19. What do you think your next steps are?
  20. What was most helpful today?

Your coaches will lean into other, even better questions. And they’ll listen to you because they see your value. Why not toss out an invite?

Kristin Jeschke loves questions and really appreciates (in her new role as Instructional Coach) that she doesn’t have to have the answers. Follow Kristin on Twitter @kajeschke.

Author’s Chair

 

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Photo by Pixabay on Pexels.com

Every educator has the ‘moment.’ I wish I had a cute name for the ‘moment’ that would make it sound both adorable and relatable – but I don’t. I’ve never named it beyond just the description of it to loved ones and close teaching friends and confidants – but I’m betting you know the moment. That moment where you find yourself googling what other careers you can pursue with a degree in English or Education that isn’t teaching. 

You still love the kids. 

You still love the work. 

But, man, has the work felt like work recently. 

And that’s the moment. When you’re drained and empty and tired and the best way forward is a little bit of fantasy: I could just start an Etsy business and live off of that – sure, I don’t really make anything people are interested in buying, but I could. I  could just take a year off and write the great American novel – sure, I don’t have any ideas for that novel, just some opening pages and some really, really vague outlines (in the vein of stuff happens to people and it’s awesome), but I could. I could just find a job doing data entry somewhere – sure the nine to five would be sooo boring and I hate numbers and data and I’m not sure I could fake even a little bit of joy for that process, but I could… maybe…

I found myself here in 2014, and a teacher friend suggested I apply for Summer Institute with my local Writing Project. This experience was and still is a literal life-changing event for me. Finding a group of like-minded teachers who wanted to deeply invest in a research based development of their practice through yearly inquiry projects was transformative. Finding opportunities to both learn from other teachers who were still in the classroom as well as opportunities to teach other teachers was and is encouraging and growth-inspiring. Five years later I’m still active with MTWP and still continuing to grow and learn from that community. 

Currently on maternity leave, I’ve found myself thinking about my practice a lot. I thought I would spend a portion of this time at home -in between feedings and diaper changes – worried about my students or the interim or how the class room was going without me. And, sure, those thoughts have crossed my mind a time or two, but mostly when I’ve thought about school at all I’ve found myself thinking about my practice in a macro-sense from the beginning of my career until now: what are my “greatest hits” if you will.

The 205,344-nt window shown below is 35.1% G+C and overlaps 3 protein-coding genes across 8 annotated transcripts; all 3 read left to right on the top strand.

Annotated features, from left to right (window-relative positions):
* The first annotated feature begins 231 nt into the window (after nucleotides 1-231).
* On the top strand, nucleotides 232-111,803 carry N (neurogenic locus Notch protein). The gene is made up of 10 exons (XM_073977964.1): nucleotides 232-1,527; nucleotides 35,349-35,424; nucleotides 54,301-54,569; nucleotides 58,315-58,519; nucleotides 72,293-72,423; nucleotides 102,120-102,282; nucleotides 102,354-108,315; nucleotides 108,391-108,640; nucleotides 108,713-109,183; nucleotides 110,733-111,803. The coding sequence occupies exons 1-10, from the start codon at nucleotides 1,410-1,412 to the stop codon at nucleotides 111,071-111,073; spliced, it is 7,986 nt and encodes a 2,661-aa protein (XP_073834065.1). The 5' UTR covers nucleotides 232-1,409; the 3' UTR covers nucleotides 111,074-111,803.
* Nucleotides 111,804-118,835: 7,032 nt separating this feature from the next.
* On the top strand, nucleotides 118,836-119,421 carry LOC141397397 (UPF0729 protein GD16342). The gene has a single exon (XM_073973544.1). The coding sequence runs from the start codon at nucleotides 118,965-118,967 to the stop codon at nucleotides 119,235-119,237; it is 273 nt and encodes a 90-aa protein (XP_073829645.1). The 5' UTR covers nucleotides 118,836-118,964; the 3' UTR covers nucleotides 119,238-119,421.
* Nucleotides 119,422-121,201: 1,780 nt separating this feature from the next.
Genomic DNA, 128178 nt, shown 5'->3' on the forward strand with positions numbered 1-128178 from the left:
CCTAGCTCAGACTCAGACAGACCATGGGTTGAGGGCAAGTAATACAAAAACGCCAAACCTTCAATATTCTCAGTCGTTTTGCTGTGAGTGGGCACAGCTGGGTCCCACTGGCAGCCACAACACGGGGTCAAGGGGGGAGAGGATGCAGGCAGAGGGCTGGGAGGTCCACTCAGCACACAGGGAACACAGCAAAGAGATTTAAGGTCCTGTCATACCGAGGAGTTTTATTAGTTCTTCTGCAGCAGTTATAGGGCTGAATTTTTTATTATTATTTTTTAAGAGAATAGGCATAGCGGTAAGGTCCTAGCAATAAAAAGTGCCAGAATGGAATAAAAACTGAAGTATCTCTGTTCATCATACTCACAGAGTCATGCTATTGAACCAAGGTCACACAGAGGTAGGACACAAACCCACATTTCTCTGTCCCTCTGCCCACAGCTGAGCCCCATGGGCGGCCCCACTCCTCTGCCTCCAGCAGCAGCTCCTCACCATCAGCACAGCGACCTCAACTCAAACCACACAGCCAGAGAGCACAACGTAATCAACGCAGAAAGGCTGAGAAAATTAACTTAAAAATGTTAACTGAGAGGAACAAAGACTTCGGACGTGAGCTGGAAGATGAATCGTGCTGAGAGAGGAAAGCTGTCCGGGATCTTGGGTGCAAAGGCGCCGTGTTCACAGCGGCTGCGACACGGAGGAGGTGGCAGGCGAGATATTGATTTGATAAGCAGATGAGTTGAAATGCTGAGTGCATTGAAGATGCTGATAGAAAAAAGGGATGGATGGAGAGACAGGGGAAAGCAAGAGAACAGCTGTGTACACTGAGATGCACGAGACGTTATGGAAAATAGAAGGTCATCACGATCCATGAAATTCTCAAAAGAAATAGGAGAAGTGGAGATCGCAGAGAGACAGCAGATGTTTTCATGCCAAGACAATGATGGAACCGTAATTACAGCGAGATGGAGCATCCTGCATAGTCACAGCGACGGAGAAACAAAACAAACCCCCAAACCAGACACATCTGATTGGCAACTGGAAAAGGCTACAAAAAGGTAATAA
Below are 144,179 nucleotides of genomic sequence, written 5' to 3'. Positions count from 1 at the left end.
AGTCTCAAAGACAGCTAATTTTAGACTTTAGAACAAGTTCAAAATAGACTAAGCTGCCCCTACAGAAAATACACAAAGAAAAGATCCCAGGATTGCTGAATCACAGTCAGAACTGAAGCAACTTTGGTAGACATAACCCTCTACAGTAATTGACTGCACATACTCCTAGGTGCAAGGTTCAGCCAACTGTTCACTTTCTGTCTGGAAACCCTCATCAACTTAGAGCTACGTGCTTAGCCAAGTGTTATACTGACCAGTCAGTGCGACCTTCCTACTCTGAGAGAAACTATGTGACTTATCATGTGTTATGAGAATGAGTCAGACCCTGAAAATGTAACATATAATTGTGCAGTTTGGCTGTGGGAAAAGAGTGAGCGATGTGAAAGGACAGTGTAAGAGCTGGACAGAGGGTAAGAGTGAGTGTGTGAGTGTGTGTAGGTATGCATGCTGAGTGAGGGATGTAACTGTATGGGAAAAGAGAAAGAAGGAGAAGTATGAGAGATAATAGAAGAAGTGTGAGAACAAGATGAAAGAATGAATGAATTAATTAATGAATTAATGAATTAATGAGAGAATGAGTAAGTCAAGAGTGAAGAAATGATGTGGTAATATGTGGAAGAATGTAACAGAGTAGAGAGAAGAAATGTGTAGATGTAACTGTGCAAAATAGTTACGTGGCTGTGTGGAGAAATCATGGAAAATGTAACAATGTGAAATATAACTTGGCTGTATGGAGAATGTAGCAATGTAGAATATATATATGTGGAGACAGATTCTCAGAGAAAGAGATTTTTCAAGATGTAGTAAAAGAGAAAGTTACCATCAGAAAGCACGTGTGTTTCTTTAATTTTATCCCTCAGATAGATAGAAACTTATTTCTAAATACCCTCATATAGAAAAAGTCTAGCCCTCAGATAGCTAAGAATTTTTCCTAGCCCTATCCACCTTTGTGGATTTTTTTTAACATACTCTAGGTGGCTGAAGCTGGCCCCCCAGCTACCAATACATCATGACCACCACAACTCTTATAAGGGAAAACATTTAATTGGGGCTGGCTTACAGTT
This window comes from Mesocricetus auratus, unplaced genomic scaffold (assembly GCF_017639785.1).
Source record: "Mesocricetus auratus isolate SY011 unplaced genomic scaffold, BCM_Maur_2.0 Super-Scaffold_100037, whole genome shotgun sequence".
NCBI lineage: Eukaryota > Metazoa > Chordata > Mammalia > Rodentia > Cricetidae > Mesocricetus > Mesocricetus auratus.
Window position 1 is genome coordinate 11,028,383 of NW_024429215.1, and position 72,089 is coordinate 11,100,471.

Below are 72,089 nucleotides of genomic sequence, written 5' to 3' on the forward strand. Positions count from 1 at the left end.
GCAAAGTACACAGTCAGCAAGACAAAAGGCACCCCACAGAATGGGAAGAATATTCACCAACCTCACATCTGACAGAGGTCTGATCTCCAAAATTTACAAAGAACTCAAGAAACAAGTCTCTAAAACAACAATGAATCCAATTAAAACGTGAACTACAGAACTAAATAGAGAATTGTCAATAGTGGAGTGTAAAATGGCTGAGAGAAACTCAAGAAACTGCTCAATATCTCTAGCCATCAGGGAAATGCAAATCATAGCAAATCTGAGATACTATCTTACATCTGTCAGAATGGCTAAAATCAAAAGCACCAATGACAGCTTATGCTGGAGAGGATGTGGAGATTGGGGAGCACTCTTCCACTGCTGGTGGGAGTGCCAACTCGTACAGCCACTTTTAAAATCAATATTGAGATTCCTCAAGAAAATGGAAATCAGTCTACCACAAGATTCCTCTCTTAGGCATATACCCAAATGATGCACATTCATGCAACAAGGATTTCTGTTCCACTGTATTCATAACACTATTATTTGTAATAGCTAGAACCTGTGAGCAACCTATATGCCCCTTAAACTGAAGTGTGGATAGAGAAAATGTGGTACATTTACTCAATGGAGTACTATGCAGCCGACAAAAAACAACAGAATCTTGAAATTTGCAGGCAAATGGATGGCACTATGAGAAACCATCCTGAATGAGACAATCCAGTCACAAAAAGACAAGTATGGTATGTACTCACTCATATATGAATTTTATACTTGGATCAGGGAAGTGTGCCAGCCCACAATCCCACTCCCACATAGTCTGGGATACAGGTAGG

When I taught sophomores several years ago, I incorporated a game-changing strategy I learned at MTWP: author’s chair. Every two or three weeks, students would share their writing with the entire class. The process was simple.

Students would sign up to share their writing with the class at least once a nine weeks. Usually we would share every second or third Friday, and the sharing would take the entire 45 minutes. The sharing student would move to the front of the room and sit in my chair, stand behind the podium – whatever made them comfortable – and then share a piece of writing. They could share whatever they liked – a polished piece, something from their notebooks, something they wrote just for this occasion. The point wasn’t WHAT they shared but THAT they shared. After they read their piece, the class would simply, in unison, say, “Thank you for sharing.” And the next student would move to the front of the room to share. I would share as well – often sharing bits and pieces of my unfinished great American novel (eye-roll emoji here). It was powerful for me to remember how anxiety inducing it can be to share your writing with other people. Often I think teachers forget this part because we aren’t sharing our writing and don’t have to feel the nerves and/or we forget the painful part of this practice because we’re so focused on the gains that sharing can have for a student. 

This simple practice increased our classroom community: we were all in the writing process together – writing, revising, sharing, receiving and giving feedback. Students were motivated to write more and in addition to what I was asking them to write in class – they brought in songs, poetry, narratives, a choose your own adventure, comics, satires, op-eds. Together, we enjoyed a wonderful season of writing for the sake of writing and sharing, for the most part, because we were proud of what we had written. 

When I moved to teaching only AP Lang, I moved away from author’s chair, mostly for timing reasons. There seemed to be so much to cover in AP and I was still getting my feet wet with the curriculum that I felt like I needed the time. In this moment of reflection for me, I’m realizing -again- that ultimately students just need to write, to write and to share -even when it doesn’t feel like there’s enough time.

Sarah Morris teaches AP English Language & Composition, AP Seminar,  and Film as Literature in Murfreesboro, Tn. She is currently binging The Mandalorian with her three week old daughter – we’re both equally enthused. She tweets at @marahsorris_cms. 

 

 

 

Text Talk: Ink Knows No Borders

In American Literature this year, we are taking a “disrupted” look at the American Dream, noticing its failings and shortcomings through the literature we read as a class. 

After discussions over the summer reading titles and a gallery walk to generate our thinking around the American Dream, we watched an abbreviated version of Chimamanda Adichie’s TedTalk “The Danger of a Single Story” before identifying and discussing the “single stories” in our lives and our world.

We then dug into selections from Ink Knows No Borders: Poems of the Immigrant and Refugee Experience. The collection of poetry features a range of perspectives on adjusting to life as an immigrant as one tries to stay connected to their home culture while adapting to a new place. The poems are both heartbreaking and heartwarming tributes to the courage of the authors.